As mentioned before, the nursery part of the business started in 1988 with Tonya and later Brenda. After both daughters went away to college, Butch and Sharon were left in charge of the remaining nursery stock, which was considerable.
“That’s when I found out FFA stands for ‘Father Farms Alone,’” Butch joked. “We tried to get out of the nursery business about three times. We were getting ready to sell it when [Brenda] asked if she could come back to run the nursery, so she did.”
It’s been running smoothly since.
Both the nursery and sod businesses sell to retail as well as wholesale customers. “When you live in a smaller area like this, it’s hard to just be wholesale,” Butch said.
The turf business specializes in a bluegrass blend grown specifically for the more arid climate of Central Oregon. Customers are mainly landscapers and builders working on projects including residential lawns, golf courses, greens, fairgrounds, athletic fields and schools.
Turf sales took a hit from the Great Recession but have rebounded lately. Customers are located primarily up and down U.S. Highway 97, from Goldendale, Washington, to Klamath Falls, Oregon.
The nursery business, meanwhile, has a wider geographical range, with products shipping to Central and Eastern Oregon.
A time to harvest
Although most Oregon nursery growers are located west of the Cascades, the McPheeters have found it advantageous to be located on the east side. They can grow plants, trees and shrubs that are already adapted to dry climates.
“Our goal is to grow products that will survive here with our changing climate,” Sharon said.
The nursery generally avoids growing the lush, flowering plants favored in the Willamette Valley. In Central Oregon, those plants tend not to survive winter snows or summer heat — and if they do, there are the appetites of deer to consider.
“People just want something the deer aren’t going to destroy,” Butch said.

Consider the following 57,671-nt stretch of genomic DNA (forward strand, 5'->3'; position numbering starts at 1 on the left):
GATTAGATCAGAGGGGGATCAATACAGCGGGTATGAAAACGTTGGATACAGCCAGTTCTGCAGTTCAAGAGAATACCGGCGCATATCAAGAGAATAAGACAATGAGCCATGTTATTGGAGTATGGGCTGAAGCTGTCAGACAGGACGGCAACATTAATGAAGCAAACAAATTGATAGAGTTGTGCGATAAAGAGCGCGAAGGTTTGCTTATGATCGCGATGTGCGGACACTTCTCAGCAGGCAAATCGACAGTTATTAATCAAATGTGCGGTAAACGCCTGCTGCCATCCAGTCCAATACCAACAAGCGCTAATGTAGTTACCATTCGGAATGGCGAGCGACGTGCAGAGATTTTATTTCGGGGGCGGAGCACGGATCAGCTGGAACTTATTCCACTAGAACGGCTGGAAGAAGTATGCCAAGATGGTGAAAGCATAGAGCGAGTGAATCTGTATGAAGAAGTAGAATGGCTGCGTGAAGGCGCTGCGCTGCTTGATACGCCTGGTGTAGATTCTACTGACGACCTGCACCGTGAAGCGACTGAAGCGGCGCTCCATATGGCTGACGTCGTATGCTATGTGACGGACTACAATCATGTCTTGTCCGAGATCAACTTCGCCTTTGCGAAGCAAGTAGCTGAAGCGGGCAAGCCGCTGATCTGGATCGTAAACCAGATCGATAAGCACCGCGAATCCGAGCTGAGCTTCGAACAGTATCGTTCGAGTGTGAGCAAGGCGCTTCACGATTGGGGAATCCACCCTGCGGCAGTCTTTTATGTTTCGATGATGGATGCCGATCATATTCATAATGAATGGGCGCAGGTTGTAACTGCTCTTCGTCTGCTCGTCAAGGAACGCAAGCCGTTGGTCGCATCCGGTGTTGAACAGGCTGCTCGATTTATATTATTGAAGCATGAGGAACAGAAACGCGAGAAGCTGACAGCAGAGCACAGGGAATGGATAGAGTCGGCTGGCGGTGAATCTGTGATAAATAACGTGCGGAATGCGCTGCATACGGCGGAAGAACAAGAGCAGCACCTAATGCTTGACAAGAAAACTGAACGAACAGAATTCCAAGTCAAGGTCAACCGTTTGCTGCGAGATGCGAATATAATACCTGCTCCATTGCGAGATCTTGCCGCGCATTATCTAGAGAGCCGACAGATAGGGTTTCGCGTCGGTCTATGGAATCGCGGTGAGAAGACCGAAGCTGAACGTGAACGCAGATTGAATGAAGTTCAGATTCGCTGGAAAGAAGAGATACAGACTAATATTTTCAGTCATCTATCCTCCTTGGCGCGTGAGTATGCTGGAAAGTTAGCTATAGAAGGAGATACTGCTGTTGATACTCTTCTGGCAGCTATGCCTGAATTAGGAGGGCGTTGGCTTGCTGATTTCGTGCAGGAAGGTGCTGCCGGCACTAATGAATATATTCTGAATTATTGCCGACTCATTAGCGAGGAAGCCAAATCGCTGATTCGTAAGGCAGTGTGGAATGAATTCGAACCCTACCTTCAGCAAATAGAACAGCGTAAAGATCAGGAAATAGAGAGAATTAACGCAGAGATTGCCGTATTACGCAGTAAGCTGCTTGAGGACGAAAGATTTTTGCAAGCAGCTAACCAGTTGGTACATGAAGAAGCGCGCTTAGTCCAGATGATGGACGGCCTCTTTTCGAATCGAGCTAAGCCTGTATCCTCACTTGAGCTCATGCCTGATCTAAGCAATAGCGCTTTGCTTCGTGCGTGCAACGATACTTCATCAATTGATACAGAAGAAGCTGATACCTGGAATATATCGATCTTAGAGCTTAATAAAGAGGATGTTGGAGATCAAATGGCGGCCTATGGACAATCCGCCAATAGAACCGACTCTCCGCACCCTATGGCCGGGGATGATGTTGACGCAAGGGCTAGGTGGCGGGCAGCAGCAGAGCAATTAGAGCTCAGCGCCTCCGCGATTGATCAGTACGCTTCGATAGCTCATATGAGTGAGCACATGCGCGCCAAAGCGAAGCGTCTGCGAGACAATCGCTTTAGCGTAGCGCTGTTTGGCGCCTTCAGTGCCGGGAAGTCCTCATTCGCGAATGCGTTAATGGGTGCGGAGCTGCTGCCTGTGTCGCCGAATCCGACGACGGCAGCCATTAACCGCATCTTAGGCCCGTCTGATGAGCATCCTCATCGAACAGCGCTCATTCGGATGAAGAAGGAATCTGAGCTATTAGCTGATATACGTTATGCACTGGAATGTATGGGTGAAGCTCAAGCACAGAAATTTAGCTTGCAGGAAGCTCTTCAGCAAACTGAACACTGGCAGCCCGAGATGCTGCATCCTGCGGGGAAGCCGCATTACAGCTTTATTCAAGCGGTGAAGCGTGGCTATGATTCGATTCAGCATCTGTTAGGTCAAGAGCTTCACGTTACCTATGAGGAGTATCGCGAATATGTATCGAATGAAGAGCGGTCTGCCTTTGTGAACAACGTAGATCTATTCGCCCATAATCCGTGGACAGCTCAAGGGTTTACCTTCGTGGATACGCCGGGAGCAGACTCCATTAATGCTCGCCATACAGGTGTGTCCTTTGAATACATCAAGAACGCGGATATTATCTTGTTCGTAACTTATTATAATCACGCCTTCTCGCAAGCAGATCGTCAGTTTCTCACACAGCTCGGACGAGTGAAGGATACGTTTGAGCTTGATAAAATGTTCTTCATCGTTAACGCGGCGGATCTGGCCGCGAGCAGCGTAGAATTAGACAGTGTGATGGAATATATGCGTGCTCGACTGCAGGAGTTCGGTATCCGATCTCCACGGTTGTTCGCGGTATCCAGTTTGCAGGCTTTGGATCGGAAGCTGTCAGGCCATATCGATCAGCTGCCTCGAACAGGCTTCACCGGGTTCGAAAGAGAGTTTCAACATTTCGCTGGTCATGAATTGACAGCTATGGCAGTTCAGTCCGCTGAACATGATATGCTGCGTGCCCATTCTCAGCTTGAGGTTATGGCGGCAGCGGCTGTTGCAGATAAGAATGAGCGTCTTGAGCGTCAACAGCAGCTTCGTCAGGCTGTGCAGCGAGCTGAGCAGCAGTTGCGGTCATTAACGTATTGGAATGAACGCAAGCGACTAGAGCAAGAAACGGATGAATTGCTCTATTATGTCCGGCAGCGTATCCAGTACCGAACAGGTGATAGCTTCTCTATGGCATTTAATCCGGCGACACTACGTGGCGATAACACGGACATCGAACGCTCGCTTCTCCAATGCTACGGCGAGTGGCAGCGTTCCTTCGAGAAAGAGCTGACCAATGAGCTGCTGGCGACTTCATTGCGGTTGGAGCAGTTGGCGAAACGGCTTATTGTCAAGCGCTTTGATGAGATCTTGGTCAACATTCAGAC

The company’s field-grown trees include aspen, ponderosa pine, Colorado spruce, crabapples, Norway spruce and Frasier fir. In containers, the company grows barberries, spirea, ornamental grasses, rhododendrons, coralberry, serviceberry and willows, among others.
The retail nursery is strictly about plants — no furniture, no fertilizer and no pottery. It’s open from Monday through Saturday in the springtime. Sunday is still reserved for church and family time.
Butch works primarily with the turf side of the business. Sharon works in the office and interacts with customers.
“They’re all people who love doing what they’re doing,” Butch said.
Brenda is in charge of container production and nursery sales. Jason is in charge of field-grown trees and crops.
This division of labor allows Butch and Sharon to stay involved in the business, without having to work as hard as they once did. They still live by a favorite Bible verse, Ecclesiastes 3:2, which mentions “a time to plant and a time to harvest.”
“People ask us why we’re not retired,” Butch said. “It’s just a pleasure to get up every morning and see what the challenges of the day are going to be.”
“He always says he’s not done playing in the dirt yet,” Sharon said.